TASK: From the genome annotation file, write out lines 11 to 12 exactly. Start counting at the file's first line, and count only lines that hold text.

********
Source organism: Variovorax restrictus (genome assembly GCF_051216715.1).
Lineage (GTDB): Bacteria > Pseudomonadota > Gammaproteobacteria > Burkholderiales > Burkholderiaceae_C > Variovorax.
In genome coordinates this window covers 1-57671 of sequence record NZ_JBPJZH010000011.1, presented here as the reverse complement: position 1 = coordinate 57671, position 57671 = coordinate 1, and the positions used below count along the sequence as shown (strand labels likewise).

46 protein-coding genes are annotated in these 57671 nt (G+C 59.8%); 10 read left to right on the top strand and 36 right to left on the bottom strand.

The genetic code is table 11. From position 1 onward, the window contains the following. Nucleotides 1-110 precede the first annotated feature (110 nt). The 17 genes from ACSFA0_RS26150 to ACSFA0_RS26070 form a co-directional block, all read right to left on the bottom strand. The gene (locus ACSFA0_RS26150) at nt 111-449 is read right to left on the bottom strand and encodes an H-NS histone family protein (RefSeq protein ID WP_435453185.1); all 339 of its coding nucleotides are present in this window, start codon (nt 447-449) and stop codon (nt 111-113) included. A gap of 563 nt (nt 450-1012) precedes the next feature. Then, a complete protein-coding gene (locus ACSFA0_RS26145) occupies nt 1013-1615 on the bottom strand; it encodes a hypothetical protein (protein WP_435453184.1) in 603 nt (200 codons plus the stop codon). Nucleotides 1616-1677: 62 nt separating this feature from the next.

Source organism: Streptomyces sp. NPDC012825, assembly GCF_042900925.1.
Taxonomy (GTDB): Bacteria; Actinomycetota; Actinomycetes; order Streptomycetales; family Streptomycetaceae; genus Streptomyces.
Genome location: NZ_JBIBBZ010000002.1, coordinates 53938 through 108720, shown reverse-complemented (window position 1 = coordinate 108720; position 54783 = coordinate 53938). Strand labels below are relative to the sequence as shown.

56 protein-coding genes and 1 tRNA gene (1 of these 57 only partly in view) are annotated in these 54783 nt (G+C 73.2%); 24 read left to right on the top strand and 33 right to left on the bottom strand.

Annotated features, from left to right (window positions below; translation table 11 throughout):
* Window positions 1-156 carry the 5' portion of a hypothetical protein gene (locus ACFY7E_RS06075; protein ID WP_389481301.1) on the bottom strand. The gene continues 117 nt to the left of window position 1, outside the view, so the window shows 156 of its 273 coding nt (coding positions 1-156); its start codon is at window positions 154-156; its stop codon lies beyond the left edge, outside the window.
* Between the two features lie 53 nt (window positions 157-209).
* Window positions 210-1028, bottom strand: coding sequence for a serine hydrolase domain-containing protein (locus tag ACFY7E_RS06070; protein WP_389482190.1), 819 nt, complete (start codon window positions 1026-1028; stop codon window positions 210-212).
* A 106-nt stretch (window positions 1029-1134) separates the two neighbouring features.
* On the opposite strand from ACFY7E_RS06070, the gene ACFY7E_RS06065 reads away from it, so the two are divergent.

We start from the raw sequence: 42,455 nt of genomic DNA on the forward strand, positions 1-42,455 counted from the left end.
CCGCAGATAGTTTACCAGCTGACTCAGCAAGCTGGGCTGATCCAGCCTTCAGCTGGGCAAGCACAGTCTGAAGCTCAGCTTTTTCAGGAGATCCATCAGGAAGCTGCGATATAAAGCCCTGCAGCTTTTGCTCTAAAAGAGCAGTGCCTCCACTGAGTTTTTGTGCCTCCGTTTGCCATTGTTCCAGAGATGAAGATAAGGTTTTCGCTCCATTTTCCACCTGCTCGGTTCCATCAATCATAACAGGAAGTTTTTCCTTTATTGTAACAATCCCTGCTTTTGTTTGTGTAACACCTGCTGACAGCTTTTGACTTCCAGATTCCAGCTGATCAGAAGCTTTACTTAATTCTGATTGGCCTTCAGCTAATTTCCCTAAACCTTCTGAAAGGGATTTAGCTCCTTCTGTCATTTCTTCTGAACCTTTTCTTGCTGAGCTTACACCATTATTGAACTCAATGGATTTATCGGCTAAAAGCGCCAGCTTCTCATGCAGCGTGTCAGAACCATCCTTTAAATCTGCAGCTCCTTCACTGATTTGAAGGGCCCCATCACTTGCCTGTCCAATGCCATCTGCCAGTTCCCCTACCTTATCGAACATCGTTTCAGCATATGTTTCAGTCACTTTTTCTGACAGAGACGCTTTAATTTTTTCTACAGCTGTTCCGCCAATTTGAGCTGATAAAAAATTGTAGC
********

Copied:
* Window positions 1-156 carry the 5' portion of a hypothetical protein gene (locus ACFY7E_RS06075; protein ID WP_389481301.1) on the bottom strand. The gene continues 117 nt to the left of window position 1, outside the view, so the window shows 156 of its 273 coding nt (coding positions 1-156); its start codon is at window positions 154-156; its stop codon lies beyond the left edge, outside the window.
* Between the two features lie 53 nt (window positions 157-209).